January 24, 2009 Saturday

Budget 'will not pull S'pore economy out of recession'

Govt moves factored into experts' predictions of contraction

By Fiona Chan

THE generous Budget unveiled yesterday, with $20.5 billion in recession-targeted spending, will probably add between 1 and 2 percentage points to Singapore's economic performance this year.

But economists said this has already been factored into their negative growth forecasts and will not pull the country out of recession. Even with the record deficit this year, the economy is officially tipped to shrink between 2 per cent and 5 per cent.

'The Budget is an extraordinary package for the gloomy road ahead. However, we are facing a global phenomenon, a problem too large for this unprecedented Budget to resolve,' said DBS economist Irvin Seah.

OCBC economist Selena Ling, who is predicting that the economy will shrink 2.8 per cent this year, said she would have expected a 4 per cent contraction without the massive fiscal stimulus.

Still, she thought the Government 'could have been more generous in terms of helping individuals directly'.

'A lot of the measures were biased towards helping companies because they expect that what helps companies will help individuals,' she said.

'They have prioritised saving jobs as the key theme this year, so they are thinking that as long as you have a job, you are okay.'

There was little help directed at white-collar workers, who belong to the 'sandwiched' middle-class.

Personal income taxes were not cut alongside the 1 percentage point reduction in the corporate tax rate. Instead, taxpayers were given a 20 per cent income tax rebate, capped at $2,000.

This was 'a bit disappointing' as it was exactly the same measure given out last year, during the good times, said Standard Chartered economist Alvin Liew.

But Morgan Stanley economists pointed out that because of high import leakages, Singapore's Budgets tend to be 'defensive' rather than 'stimulatory', focusing on helping companies and households deal with costs rather than spending on demand-spurring measures.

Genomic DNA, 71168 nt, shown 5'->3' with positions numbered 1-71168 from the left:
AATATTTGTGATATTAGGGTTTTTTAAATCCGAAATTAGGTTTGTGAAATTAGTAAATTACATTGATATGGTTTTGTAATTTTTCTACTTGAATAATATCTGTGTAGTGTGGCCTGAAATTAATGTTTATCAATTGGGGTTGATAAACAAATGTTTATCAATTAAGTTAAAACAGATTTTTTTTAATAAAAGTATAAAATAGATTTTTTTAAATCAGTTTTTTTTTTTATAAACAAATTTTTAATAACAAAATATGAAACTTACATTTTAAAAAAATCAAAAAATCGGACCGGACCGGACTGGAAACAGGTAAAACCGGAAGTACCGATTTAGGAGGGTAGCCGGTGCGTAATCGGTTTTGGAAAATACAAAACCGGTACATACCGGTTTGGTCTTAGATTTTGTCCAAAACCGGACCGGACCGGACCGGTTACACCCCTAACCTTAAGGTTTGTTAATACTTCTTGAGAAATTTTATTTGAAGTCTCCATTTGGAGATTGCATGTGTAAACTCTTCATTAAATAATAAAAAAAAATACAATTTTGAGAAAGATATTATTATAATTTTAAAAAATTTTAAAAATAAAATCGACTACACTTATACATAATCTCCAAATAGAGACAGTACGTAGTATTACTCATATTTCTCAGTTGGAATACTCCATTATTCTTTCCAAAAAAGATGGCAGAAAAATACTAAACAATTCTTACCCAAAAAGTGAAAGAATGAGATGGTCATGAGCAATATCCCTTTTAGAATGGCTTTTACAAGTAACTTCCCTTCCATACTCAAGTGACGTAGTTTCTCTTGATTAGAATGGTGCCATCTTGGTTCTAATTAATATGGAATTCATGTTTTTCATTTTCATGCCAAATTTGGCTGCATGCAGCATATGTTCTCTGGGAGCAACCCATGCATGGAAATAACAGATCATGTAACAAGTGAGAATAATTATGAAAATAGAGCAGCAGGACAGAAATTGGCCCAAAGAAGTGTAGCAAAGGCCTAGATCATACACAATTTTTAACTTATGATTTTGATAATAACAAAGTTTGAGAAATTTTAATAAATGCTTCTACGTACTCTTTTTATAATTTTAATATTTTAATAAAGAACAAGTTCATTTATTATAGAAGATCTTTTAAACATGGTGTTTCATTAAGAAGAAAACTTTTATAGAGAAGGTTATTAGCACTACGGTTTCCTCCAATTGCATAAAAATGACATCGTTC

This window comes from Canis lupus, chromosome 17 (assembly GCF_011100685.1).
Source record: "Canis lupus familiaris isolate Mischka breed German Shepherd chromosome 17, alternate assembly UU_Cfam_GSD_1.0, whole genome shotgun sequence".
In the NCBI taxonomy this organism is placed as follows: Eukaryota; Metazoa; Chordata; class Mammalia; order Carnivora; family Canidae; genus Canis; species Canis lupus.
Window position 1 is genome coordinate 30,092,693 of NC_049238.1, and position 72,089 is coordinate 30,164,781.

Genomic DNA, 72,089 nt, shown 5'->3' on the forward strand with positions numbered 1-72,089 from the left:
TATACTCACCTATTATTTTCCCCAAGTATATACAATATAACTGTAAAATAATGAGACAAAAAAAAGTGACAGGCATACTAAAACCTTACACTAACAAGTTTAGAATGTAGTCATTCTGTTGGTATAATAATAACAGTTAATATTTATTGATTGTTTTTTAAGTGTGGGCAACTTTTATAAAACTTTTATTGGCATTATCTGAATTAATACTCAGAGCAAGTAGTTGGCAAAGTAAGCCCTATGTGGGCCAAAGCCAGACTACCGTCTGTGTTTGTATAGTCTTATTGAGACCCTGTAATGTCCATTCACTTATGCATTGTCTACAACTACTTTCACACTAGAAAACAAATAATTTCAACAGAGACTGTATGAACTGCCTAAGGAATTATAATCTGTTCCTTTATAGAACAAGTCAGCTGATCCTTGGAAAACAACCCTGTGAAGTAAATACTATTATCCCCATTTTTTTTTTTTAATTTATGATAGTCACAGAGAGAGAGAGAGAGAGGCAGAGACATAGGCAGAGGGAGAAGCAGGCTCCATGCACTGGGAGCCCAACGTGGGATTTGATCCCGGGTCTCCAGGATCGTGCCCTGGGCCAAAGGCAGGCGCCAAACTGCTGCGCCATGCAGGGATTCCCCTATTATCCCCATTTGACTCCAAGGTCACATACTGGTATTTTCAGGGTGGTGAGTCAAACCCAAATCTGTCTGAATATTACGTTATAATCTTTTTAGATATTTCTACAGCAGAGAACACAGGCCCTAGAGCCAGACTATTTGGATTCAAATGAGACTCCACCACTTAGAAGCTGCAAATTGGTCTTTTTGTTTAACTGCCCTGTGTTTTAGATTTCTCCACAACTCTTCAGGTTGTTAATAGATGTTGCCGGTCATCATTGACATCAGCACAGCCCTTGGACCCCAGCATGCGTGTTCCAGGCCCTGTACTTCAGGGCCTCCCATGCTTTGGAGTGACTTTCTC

'We do not expect the fiscal Budget to enable the Singapore economy to buck the downtrend, but merely to cushion the overshooting on the downside,' they said.

Morgan Stanley expects the economy to shrink by 3.5 per cent this year.

Mr David Cohen of Action Economics agreed. 'Given the nature of the economy, it would be very hard to prime the pump with more spending,' he said.

'Demand-side measures would not have been all that effective because much of what is purchased here is bought from overseas.'

PricewaterhouseCoopers tax partner David Sandison added that the Government was right to focus on companies.

'Having a job is a pre-requisite to having money,' he said.

'The Government recognises that the current crisis is beyond their control, and domestic spending could only scratch the surface of what is needed.'

Also, putting money in taxpayers' hands through tax rebates 'may have been seen as benefiting the better off, and in this context, there is no guarantee that the extra money would find its way into Singapore shops rather than a cheap United Kingdom property or a Japanese loan repayment'.

Some economists think the Government may have decided to address the problems of companies first because they are more pressing.

'Individuals are feeling pressure, but so far you don't see the widespread malaise of unemployment and large cutbacks in spending,' said Mr Liew.

Since the Government chose to dip into past reserves rather than spending its current savings, it has left the door open for additional so-called off-Budget stimulus measures later this year if needed, economists said.

In earlier recessions in 1998 and 2001, two off-Budget packages were unveiled each year.

'If retrenchments are kept to reasonable levels, they may not need any more measures, but they are probably preparing for the worst,' Mr Liew said.

Some have estimated that the reserves could be as deep as $500 billion to $1 trillion, allowing the Government to withdraw more money, if needed, to improve on the job credits scheme and help defray the cost of living for individuals.

[email protected]